Morning Fizz: Steve Scher's Friday Likes and Dislikes
Former KUOW host Steve Scher commandeers our Friday week in review.
On occasion, as we did two weeks ago when the ladies at Seattlish got the Fizz password and wrote our Likes and Dislikes week in review column, we like to have guests take over the Friday AM routine.
This morning, we're turning to the king of the week in review format: former KUOW Weekday host Steve Scher.
Evidently returning from a mini-hijra away from the news, Scher is back. —Eds.
First off, I must offer a disclaimer. I had a major life changing experience last month. I resigned from my job. I turned away from the news for a while. I stepped off the merry-go-round. I recommend it. It was quite pleasant. Now I am back. The horses are quite magnificent, but they do go round and round and round.
1) Some folks living around Joint Base Lewis-McChord DISLIKE that JBLM is being considered by the federal government as the fourth military base to house minors detained when crossing the border illegally. Lakewood’s mayor and its city manager want to know how housing the illegal immigrants would affect schools, social services and law enforcement in the area.
US Rep. Denny Heck (D-WA, 10) and US Sen. Patty Murray (D-WA) are raising questions about the use of the military bases. They see it as a humanitarian issue. At a hearing Thursday, Sen. Murray said, “These are children, many of them 7 or 8 years old, fleeing terrible violence in their home countries. They’re sent by desperate mothers and fathers who have had to look them in the eyes and literally tell them to run for their lives.” Meanwhile, President Obama has asked congress for 3.7 billion dollars for more border guards and faster deportation hearings.
Republicans LIKE hammering Obama on this issue, while DISLIKING immigration reform proposals they view as amnesty.
They aren’t wrong. Like it or dislike it, the proposals are amnesty. It's a recognition that we can’t and shouldn’t deport 12 million people living in the country. LIKE.
2) Speaking of kids, let's get to this week's big news: First, the pot stores are open! The pot stores are open! We all may LIKE that the state’s marijuana stores are open. Now people can buy marijuana without having to go through the criminal market or gin up some false affliction so they can use (abuse) the medical marijuana system. True, the stores that opened were under-stocked and overwhelmed. But it is a start.
But the Federal Government LIKES using the occasion of Washington’s openings to stoke the fears of marijuana abuse among teens.
Drug abuse is a serious problem, no matter the age cohort, but a CDC finding that students who got Ds and Fs were pot users seems like a false equivalency at the least. Students with more Ds and Fs also drank more, had more sex, got in more fights, carried more guns and watched more TV.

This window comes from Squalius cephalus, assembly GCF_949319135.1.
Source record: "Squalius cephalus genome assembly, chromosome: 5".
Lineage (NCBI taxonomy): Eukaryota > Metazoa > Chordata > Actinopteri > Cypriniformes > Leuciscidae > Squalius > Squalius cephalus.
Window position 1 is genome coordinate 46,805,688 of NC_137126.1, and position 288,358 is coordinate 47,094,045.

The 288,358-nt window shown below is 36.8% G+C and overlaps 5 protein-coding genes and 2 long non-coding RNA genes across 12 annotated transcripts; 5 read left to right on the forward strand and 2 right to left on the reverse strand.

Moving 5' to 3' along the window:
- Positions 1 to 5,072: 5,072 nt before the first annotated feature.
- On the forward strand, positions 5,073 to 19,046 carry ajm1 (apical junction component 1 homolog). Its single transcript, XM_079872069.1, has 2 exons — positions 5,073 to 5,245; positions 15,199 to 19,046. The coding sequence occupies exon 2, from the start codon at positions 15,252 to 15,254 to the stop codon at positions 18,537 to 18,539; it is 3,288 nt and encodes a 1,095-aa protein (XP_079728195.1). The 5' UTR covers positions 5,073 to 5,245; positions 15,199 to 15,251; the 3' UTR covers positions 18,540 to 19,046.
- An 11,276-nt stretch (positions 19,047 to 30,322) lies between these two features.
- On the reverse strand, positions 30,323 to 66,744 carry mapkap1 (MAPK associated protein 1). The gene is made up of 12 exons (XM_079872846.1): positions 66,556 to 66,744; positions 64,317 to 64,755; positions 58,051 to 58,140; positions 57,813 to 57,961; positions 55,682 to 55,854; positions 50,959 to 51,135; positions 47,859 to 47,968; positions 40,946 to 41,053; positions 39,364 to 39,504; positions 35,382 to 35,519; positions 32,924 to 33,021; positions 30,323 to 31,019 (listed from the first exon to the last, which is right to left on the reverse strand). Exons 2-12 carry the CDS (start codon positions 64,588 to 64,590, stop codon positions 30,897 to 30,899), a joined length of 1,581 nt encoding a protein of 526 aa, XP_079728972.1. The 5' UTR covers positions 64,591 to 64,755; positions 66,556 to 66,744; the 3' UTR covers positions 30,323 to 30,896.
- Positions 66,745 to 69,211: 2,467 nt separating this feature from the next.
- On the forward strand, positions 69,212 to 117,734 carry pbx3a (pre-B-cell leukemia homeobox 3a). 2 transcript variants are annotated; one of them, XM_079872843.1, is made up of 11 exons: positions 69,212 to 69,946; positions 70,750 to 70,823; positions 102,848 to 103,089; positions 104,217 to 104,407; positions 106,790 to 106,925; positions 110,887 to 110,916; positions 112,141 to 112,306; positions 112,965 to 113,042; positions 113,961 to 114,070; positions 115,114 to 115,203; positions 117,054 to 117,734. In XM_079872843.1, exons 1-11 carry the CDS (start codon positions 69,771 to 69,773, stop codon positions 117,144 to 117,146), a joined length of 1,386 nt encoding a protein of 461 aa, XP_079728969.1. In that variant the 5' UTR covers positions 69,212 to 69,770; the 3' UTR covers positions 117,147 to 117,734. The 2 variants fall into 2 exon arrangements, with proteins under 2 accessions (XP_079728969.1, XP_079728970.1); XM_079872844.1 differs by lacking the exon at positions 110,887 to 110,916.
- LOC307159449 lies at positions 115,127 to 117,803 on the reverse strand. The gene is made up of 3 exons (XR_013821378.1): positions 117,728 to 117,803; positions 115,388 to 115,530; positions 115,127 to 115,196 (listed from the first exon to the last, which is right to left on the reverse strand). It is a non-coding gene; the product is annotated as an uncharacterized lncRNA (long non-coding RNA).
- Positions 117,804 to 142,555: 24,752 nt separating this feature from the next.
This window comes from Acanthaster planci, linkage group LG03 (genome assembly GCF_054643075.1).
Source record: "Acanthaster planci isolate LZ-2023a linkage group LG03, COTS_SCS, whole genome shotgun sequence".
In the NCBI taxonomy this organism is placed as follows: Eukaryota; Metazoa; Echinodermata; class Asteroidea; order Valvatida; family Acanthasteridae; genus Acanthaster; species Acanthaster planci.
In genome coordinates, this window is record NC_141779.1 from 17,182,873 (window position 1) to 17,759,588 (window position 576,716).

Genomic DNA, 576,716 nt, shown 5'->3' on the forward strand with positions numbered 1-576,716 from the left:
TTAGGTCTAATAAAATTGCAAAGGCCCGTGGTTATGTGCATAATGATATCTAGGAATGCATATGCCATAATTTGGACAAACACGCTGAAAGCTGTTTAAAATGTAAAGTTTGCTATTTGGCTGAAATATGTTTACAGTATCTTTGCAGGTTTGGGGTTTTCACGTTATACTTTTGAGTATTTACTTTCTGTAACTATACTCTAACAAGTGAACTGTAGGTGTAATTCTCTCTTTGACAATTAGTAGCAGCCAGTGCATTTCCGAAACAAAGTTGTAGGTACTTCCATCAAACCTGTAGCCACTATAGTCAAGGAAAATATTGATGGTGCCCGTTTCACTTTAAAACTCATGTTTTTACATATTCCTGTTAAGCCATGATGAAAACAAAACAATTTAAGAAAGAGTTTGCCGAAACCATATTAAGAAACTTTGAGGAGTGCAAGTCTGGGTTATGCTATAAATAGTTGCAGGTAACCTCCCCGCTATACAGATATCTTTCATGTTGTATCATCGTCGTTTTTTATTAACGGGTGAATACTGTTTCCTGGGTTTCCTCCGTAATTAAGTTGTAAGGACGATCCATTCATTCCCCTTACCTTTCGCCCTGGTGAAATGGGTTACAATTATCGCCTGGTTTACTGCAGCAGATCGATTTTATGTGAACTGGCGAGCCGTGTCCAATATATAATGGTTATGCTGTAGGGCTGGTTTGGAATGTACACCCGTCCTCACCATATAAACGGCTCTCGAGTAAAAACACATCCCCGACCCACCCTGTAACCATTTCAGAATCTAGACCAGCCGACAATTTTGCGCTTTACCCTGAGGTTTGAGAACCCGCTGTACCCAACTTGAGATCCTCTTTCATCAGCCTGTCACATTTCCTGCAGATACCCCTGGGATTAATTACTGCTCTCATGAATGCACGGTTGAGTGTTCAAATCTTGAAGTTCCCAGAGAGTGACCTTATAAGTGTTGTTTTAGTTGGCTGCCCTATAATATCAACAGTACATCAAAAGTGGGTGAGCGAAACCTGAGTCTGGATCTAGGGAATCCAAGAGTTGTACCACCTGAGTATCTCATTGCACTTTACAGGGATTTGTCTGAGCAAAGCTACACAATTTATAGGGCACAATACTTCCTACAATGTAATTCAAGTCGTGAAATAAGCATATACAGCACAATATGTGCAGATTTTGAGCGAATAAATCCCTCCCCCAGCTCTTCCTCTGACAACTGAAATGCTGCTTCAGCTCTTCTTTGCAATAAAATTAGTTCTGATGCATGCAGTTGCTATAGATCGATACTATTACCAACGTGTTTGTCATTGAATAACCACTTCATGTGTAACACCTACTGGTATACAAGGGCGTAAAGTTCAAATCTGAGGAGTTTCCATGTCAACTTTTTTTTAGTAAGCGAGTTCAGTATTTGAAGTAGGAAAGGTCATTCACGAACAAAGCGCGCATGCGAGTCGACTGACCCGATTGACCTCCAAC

It would take more “guts” if they acknowledged a few basic facts.
Opponents praised the new report. Kevin Sabet, who opposes legalized pot through his program SAM (Smart Approaches to Marijuana), wrote: “ It shows that this White House is still very uncomfortable with the notion of legalization, and I think it signals that they aren’t too thrilled with how things panned out in Colorado. It would have been much easier for them to avoid the issue altogether in this year’s strategy, but they chose to address it-that took guts.”
It would take more “guts” if they acknowledged a few basic facts. Pot is a drug. Kids, teens, and adults need to understand the risks. To continue to offer up false equivalencies is bad science. The Feds get the F. DISLIKE.
Mike Boyer LIKES being the first person to legally buy marijuana in Spokane, even if it cost him his job. Which maybe it did. Or maybe not. He spoke gleefully to the TV cameras as he stepped out of Spokane Green Leaf. He shouted "Go Washington" to the crowd. Boyer told the press he was fired the next day. The company, Kodiak Security, says he hasn’t been fired. He says he was asked to take a drug test. All their employees are, according to Kodiak human resources manager, Kym Ramey, though she also was quoted as saying he wasn't asked to take the test.
The Spokesman Review quoted her. “Our employees can’t be under the influence on the job.” The story goes back and forth, kind of like asking some really high people to describe what happened.
Can we expect more news stories like this now that pot is legal? Boyer says he took the drug test for Kodiak and was told he’d be fired if he failed it. He assumed he would fail. Considering the package he carried out of the pot store, he probably assumed correctly. Boyer says he regrets nothing. And posted his resume on Craigslist, writing that he was “still #1” and would make a good budtender. Well, perhaps better a seller of pot than a security guard consuming it.
3) Sure you LIKE the legal pot supply, but how about blueberries? The Washington Blueberry Commission (of course there is a blueberry commission) really LIKES that Washington growers will harvest 10 million more pounds than last year. That puts us 4th in the nation for blueberry production, at 90 million pounds. There are 175 official state blueberry growers.
How many are figuring out recipes for blueberry and pot edibles for next year? Who doesn’t LIKE a win-win?